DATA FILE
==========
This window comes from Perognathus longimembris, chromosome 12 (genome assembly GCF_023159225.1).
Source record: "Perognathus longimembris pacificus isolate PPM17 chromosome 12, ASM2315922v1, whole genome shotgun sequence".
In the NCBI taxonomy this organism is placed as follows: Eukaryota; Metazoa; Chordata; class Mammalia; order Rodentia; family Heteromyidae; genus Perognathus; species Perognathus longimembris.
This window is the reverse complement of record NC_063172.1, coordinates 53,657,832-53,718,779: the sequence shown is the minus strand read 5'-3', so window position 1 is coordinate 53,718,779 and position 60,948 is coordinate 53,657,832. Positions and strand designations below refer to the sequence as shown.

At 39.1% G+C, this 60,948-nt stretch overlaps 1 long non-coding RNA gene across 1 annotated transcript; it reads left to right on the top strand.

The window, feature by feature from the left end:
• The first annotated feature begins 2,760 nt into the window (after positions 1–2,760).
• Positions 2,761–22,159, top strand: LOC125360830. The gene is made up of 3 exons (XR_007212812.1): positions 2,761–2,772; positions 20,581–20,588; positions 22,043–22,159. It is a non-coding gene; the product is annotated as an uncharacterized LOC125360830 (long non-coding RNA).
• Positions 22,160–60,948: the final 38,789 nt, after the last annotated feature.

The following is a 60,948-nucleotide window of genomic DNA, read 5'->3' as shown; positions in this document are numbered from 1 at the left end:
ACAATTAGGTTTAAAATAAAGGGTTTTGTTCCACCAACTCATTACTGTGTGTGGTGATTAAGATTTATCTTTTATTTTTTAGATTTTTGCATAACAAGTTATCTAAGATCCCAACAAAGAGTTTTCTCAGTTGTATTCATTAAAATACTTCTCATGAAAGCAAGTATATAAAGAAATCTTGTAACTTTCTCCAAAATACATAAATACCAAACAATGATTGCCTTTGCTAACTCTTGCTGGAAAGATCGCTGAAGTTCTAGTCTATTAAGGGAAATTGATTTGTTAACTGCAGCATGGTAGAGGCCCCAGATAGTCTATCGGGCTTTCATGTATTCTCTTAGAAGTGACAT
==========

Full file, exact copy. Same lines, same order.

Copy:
This window comes from Perognathus longimembris, chromosome 12 (genome assembly GCF_023159225.1).
Source record: "Perognathus longimembris pacificus isolate PPM17 chromosome 12, ASM2315922v1, whole genome shotgun sequence".
In the NCBI taxonomy this organism is placed as follows: Eukaryota; Metazoa; Chordata; class Mammalia; order Rodentia; family Heteromyidae; genus Perognathus; species Perognathus longimembris.
This window is the reverse complement of record NC_063172.1, coordinates 53,657,832-53,718,779: the sequence shown is the minus strand read 5'-3', so window position 1 is coordinate 53,718,779 and position 60,948 is coordinate 53,657,832. Positions and strand designations below refer to the sequence as shown.

At 39.1% G+C, this 60,948-nt stretch overlaps 1 long non-coding RNA gene across 1 annotated transcript; it reads left to right on the top strand.

The window, feature by feature from the left end:
• The first annotated feature begins 2,760 nt into the window (after positions 1–2,760).
• Positions 2,761–22,159, top strand: LOC125360830. The gene is made up of 3 exons (XR_007212812.1): positions 2,761–2,772; positions 20,581–20,588; positions 22,043–22,159. It is a non-coding gene; the product is annotated as an uncharacterized LOC125360830 (long non-coding RNA).
• Positions 22,160–60,948: the final 38,789 nt, after the last annotated feature.

The following is a 60,948-nucleotide window of genomic DNA, read 5'->3' as shown; positions in this document are numbered from 1 at the left end:
ACAATTAGGTTTAAAATAAAGGGTTTTGTTCCACCAACTCATTACTGTGTGTGGTGATTAAGATTTATCTTTTATTTTTTAGATTTTTGCATAACAAGTTATCTAAGATCCCAACAAAGAGTTTTCTCAGTTGTATTCATTAAAATACTTCTCATGAAAGCAAGTATATAAAGAAATCTTGTAACTTTCTCCAAAATACATAAATACCAAACAATGATTGCCTTTGCTAACTCTTGCTGGAAAGATCGCTGAAGTTCTAGTCTATTAAGGGAAATTGATTTGTTAACTGCAGCATGGTAGAGGCCCCAGATAGTCTATCGGGCTTTCATGTATTCTCTTAGAAGTGACAT